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Eukaryot Cell. 2004 Jun;3(3):764-75.

Hemoglobin regulates expression of an activator of mating-type locus alpha genes in Candida albicans.

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Laboratory of Pathology, Center for Cancer Research, National Cancer Institute, National Institutes of Health, Bethesda, MD 20892-1500, USA.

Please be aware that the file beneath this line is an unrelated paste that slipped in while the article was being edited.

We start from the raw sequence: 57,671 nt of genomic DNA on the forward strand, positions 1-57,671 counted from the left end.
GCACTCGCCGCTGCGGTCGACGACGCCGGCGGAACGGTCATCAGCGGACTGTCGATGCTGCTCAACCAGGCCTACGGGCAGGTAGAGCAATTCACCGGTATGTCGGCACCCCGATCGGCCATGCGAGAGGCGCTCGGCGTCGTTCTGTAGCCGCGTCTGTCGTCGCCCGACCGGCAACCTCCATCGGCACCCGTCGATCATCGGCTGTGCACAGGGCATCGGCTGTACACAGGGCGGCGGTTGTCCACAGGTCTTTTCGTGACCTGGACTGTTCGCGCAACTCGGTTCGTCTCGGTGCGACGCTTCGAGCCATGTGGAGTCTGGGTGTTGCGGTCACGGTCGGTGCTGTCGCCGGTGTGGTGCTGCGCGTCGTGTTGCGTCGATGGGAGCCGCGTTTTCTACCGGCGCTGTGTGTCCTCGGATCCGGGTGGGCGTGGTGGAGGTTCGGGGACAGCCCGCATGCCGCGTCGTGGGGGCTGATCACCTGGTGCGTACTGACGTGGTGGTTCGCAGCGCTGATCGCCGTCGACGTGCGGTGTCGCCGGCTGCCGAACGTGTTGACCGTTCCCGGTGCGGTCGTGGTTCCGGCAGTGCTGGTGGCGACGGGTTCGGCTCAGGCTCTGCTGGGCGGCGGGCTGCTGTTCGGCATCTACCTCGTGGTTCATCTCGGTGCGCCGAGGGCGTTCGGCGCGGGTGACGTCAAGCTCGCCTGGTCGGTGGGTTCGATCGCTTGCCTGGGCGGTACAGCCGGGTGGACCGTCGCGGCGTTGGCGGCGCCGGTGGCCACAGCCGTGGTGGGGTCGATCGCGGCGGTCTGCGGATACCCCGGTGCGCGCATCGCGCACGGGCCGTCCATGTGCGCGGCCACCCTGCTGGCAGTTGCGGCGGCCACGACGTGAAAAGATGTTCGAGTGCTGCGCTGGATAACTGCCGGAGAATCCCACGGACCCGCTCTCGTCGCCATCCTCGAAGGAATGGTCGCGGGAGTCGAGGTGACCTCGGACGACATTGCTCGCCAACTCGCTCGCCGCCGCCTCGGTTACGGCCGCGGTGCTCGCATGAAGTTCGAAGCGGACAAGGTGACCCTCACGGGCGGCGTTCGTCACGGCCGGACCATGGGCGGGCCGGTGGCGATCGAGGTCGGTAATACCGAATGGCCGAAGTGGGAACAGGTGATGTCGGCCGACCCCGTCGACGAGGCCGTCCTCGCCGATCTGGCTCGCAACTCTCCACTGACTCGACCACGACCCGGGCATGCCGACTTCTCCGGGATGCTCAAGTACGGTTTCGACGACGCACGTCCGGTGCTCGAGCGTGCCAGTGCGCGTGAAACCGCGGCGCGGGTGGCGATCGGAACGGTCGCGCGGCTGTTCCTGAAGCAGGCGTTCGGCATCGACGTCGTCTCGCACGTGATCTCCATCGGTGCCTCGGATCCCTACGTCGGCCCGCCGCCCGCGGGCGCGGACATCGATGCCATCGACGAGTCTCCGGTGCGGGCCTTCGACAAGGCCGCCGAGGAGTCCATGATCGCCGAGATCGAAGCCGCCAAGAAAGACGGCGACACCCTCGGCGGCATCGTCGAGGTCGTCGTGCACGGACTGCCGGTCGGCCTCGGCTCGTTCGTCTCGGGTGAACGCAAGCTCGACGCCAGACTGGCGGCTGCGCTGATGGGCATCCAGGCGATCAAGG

Phenotypic switching from the white to the opaque phase is a necessary step for mating in the pathogenic fungus Candida albicans. Suppressing switching during vascular dissemination of the organism may be advantageous, because opaque cells are more susceptible to host defenses. A repressor of white-opaque switching, HBR1 (hemoglobin response gene 1), was identified based on its specific induction following growth in the presence of exogenous hemoglobin. Deletion of a single HBR1 allele allowed opaque phase switching and mating competence, accompanied by a lack of detectable MTL alpha1 and alpha2 gene expression and enhanced MTLa1 gene expression. Conversely, overexpression of Hbr1p or exposure to hemoglobin increased MTLalpha gene expression. The a1/alpha2 repressed target gene CAG1 was derepressed in the same mutant in a hemoglobin-sensitive manner. Regulation of CAG1 by hemoglobin required an intact MTLa1 gene. Several additional Mtlp targets were perturbed in HBR1 mutants in a manner consistent with commitment to an a mating phenotype, including YEL007w, MFalpha, HST6, and RAM2. Therefore, Hbr1 is part of a host factor-regulated signaling pathway that controls white-opaque switching and mating in the absence of allelic deletion at the MTL locus.

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